Susan Gibson, |
Chin Up is a selection of songs from Susan Gibson, the gifted songwriter who penned the Dixie Chicks' massive hit, "Wide Open Spaces." Her vocals are slightly rough around the edges, a little husky and occasionally strained, but ideally suited to her self-deprecating, life on the edge, reality-based lyrics.
The titular song is a hidden afterthought, recounting the fruitless struggle to achieve the presidential fitness certificate -- and she "still bears the scars of doing time behind the monkey-bars." Do adults realise the terror experienced as she "makes it a game when they call your last name, pretend it's just a firing squad"? In her opening "Anything to Keep from Crying," she goes straight into her trademark clever imagery and rhyming couplets; who can't relate to "My smile is half stiff upper lip"? This continues with the punchy "Shape I'm In," noting that "most people think that I'm drowning, off the deep end splashing around. Maybe that's just the way I swim. That's the kinda shape I'm in ... 100 times I have fallen from grace ... it has never been a graceful fall. And all the while it felt like a swan dive, turns out it was a cannonball."
There are some good strong instrumental breaks, courtesy of her accompanying musicians, notably Michael O'Connor on guitar and Eleanor Whitman on violin. Susan also accompanies herself on banjo. The lyrics to "Trophy Girl" are darker by far than its rolling tune: "Mount my head on the wall. Tie my hands and break my back. You don't think that it's wrong to show me off just to see them react. I sit high on your shelf gathering dust and losing myself. You call them over to see. I stand up straighter when they look at me." The mood lightens somewhat with the start of "Clumsy Hands," the tale of an accident-prone Texas gal who "runs into things, trips over her shoes, she's gotta funny story for every scrape and every bruise ... She met a handyman and he lived down south. She leaned in to give a kiss and accidentally hit him in the mouth. She chipped his tooth and it gave him a fat lip." Listen to it to find out how it ends!
She hasn't overloaded the album with love songs, but they are there, and traveling is also much on her mind; her songs leave town, travel down the road, drive for miles and miles and miles, head south -- "I don't live out of my car, I just drive my suitcase" (a phrase that appealed to me very much). "If I'd Thought" and "Excuses, Excuses" are both in a slower mode, pensive little stories that will have the listener nodding in agreement with the sentiments expressed therein. We all know someone about whom "Sourpuss" could have been written.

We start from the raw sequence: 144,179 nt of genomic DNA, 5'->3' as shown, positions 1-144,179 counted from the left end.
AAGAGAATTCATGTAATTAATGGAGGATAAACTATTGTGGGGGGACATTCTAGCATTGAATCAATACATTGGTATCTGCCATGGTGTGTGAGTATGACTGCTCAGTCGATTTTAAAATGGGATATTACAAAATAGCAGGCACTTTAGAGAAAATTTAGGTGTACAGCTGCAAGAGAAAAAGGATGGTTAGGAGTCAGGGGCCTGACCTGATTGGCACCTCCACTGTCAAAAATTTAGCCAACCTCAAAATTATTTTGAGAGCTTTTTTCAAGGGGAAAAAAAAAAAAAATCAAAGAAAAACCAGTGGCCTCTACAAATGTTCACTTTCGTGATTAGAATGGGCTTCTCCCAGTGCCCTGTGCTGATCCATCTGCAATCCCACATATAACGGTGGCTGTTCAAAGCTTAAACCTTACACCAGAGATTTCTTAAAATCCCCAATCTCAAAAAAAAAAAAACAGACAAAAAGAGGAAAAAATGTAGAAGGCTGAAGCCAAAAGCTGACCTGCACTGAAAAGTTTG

Susan sings with energy and enthusiasm, with an occasional drawl and twang, and if not all her songs lend themselves to a sing-along, they certainly lend themselves to a careful listening. These are not repetitive popular pulp; these are songs from the heart, viewpoints on life that will strike a chord with many listeners. The poignant "Do You?" aims at patching up a relationship and the plaintive "One Rollerskate" ponders how things might have differed: "and I wonder what happened ... what made it so hard?/to find a mailbox and mail your postcard/I sure am sorry, but it's just too late/cuz nothing's as worthless as one rollerskate." "Take You With Me" is a realistic song about the dreams and hardships in life: "I can't even find my ends let alone make them meet. Heading out the door again on four hours sleep."
Susan Gibson does not soften the blows with her lyrics or her music; she tells it as she sees it, as she felt it ... as it is. And even with the hurt and the cynicism, the weary wondering and companionless wandering, it is good. The result of all this pressure and angst is a veritable diamond in the rough!